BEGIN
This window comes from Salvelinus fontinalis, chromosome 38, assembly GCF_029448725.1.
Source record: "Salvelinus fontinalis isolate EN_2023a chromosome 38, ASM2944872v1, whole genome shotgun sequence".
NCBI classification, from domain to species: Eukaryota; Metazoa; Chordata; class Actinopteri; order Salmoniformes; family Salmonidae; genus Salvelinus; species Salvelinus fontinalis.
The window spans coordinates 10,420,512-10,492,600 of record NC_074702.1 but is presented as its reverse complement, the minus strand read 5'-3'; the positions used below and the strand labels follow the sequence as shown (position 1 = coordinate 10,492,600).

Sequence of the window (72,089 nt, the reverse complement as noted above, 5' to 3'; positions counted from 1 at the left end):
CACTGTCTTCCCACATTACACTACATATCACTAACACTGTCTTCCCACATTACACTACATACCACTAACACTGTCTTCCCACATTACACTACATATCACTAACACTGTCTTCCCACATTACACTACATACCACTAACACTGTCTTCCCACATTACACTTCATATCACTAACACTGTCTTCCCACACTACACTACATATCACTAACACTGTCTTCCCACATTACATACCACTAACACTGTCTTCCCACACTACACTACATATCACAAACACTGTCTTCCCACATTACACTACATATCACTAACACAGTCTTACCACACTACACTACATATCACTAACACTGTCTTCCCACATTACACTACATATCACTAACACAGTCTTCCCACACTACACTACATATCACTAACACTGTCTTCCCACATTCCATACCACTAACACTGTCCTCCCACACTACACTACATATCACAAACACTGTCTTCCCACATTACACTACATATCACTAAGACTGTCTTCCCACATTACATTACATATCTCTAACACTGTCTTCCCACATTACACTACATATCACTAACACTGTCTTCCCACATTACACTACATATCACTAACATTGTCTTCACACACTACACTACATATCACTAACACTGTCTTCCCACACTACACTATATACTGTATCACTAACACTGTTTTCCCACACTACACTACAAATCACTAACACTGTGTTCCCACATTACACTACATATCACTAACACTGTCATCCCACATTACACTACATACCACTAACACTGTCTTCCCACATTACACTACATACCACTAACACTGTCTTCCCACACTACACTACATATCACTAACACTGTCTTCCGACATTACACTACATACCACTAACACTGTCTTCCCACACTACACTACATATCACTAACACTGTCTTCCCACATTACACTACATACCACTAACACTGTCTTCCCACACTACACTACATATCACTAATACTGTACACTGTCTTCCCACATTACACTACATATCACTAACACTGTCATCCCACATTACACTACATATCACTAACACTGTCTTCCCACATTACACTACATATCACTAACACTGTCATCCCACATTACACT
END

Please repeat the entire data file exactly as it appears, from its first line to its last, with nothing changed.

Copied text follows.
This window comes from Salvelinus fontinalis, chromosome 38, assembly GCF_029448725.1.
Source record: "Salvelinus fontinalis isolate EN_2023a chromosome 38, ASM2944872v1, whole genome shotgun sequence".
NCBI classification, from domain to species: Eukaryota; Metazoa; Chordata; class Actinopteri; order Salmoniformes; family Salmonidae; genus Salvelinus; species Salvelinus fontinalis.
The window spans coordinates 10,420,512-10,492,600 of record NC_074702.1 but is presented as its reverse complement, the minus strand read 5'-3'; the positions used below and the strand labels follow the sequence as shown (position 1 = coordinate 10,492,600).

Sequence of the window (72,089 nt, the reverse complement as noted above, 5' to 3'; positions counted from 1 at the left end):
CACTGTCTTCCCACATTACACTACATATCACTAACACTGTCTTCCCACATTACACTACATACCACTAACACTGTCTTCCCACATTACACTACATATCACTAACACTGTCTTCCCACATTACACTACATACCACTAACACTGTCTTCCCACATTACACTTCATATCACTAACACTGTCTTCCCACACTACACTACATATCACTAACACTGTCTTCCCACATTACATACCACTAACACTGTCTTCCCACACTACACTACATATCACAAACACTGTCTTCCCACATTACACTACATATCACTAACACAGTCTTACCACACTACACTACATATCACTAACACTGTCTTCCCACATTACACTACATATCACTAACACAGTCTTCCCACACTACACTACATATCACTAACACTGTCTTCCCACATTCCATACCACTAACACTGTCCTCCCACACTACACTACATATCACAAACACTGTCTTCCCACATTACACTACATATCACTAAGACTGTCTTCCCACATTACATTACATATCTCTAACACTGTCTTCCCACATTACACTACATATCACTAACACTGTCTTCCCACATTACACTACATATCACTAACATTGTCTTCACACACTACACTACATATCACTAACACTGTCTTCCCACACTACACTATATACTGTATCACTAACACTGTTTTCCCACACTACACTACAAATCACTAACACTGTGTTCCCACATTACACTACATATCACTAACACTGTCATCCCACATTACACTACATACCACTAACACTGTCTTCCCACATTACACTACATACCACTAACACTGTCTTCCCACACTACACTACATATCACTAACACTGTCTTCCGACATTACACTACATACCACTAACACTGTCTTCCCACACTACACTACATATCACTAACACTGTCTTCCCACATTACACTACATACCACTAACACTGTCTTCCCACACTACACTACATATCACTAATACTGTACACTGTCTTCCCACATTACACTACATATCACTAACACTGTCATCCCACATTACACTACATATCACTAACACTGTCTTCCCACATTACACTACATATCACTAACACTGTCATCCCACATTACACT